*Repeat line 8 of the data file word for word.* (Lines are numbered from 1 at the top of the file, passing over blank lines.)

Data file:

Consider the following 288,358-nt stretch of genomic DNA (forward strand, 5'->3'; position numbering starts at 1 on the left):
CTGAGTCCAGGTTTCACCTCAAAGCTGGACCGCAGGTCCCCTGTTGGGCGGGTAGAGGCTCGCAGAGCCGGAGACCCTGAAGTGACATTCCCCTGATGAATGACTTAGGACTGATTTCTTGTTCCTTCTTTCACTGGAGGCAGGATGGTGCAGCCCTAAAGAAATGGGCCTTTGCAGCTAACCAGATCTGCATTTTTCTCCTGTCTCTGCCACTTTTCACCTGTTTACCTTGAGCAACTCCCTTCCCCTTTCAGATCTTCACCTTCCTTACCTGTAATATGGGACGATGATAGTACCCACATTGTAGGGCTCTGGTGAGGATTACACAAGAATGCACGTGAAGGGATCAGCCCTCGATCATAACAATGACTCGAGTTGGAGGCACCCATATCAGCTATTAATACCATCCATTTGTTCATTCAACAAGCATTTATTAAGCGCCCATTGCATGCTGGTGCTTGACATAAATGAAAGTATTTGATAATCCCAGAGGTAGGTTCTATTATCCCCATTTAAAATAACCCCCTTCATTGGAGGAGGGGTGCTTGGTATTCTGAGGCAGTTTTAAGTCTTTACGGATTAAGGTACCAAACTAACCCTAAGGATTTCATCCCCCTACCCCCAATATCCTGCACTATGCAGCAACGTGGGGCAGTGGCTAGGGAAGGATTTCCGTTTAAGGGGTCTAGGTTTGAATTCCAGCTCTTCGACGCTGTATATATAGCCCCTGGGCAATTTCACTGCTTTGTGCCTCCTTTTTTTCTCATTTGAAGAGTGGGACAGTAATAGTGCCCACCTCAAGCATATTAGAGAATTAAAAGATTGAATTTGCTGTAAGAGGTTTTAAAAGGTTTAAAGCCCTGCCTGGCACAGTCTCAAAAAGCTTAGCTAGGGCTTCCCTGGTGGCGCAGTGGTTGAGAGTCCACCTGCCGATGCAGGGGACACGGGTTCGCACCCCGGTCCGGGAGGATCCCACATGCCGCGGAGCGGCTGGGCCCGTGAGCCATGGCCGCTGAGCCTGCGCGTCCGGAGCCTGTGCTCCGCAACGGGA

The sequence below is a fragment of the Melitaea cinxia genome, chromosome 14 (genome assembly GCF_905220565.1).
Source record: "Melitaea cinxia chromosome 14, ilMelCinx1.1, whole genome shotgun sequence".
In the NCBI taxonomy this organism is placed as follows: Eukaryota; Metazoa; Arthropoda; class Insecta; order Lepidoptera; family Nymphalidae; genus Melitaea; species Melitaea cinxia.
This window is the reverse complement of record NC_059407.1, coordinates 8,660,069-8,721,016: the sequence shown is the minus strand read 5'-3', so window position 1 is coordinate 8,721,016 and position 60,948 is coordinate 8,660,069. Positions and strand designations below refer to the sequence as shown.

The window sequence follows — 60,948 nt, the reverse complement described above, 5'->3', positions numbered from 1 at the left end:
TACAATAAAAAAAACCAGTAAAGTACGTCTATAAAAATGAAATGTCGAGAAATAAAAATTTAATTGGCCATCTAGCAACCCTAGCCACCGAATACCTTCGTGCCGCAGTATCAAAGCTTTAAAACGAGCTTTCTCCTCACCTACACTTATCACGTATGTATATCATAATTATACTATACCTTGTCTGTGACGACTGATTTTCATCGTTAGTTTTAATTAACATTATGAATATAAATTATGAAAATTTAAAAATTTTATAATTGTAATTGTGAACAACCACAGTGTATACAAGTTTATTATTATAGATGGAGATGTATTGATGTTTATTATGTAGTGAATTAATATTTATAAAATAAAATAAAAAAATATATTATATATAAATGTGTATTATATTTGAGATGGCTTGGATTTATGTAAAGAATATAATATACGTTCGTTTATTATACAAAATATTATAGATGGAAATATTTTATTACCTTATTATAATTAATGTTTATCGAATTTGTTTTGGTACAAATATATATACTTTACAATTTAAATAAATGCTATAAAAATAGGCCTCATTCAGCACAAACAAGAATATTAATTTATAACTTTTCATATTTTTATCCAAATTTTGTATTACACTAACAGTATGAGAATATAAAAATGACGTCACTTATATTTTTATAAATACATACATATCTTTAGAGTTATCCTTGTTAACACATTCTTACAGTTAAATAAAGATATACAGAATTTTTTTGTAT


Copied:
TACAATAAAAAAAACCAGTAAAGTACGTCTATAAAAATGAAATGTCGAGAAATAAAAATTTAATTGGCCATCTAGCAACCCTAGCCACCGAATACCTTCGTGCCGCAGTATCAAAGCTTTAAAACGAGCTTTCTCCTCACCTACACTTATCACGTATGTATATCATAATTATACTATACCTTGTCTGTGACGACTGATTTTCATCGTTAGTTTTAATTAACATTATGAATATAAATTATGAAAATTTAAAAATTTTATAATTGTAATTGTGAACAACCACAGTGTATACAAGTTTATTATTATAGATGGAGATGTATTGATGTTTATTATGTAGTGAATTAATATTTATAAAATAAAATAAAAAAATATATTATATATAAATGTGTATTATATTTGAGATGGCTTGGATTTATGTAAAGAATATAATATACGTTCGTTTATTATACAAAATATTATAGATGGAAATATTTTATTACCTTATTATAATTAATGTTTATCGAATTTGTTTTGGTACAAATATATATACTTTACAATTTAAATAAATGCTATAAAAATAGGCCTCATTCAGCACAAACAAGAATATTAATTTATAACTTTTCATATTTTTATCCAAATTTTGTATTACACTAACAGTATGAGAATATAAAAATGACGTCACTTATATTTTTATAAATACATACATATCTTTAGAGTTATCCTTGTTAACACATTCTTACAGTTAAATAAAGATATACAGAATTTTTTTGTAT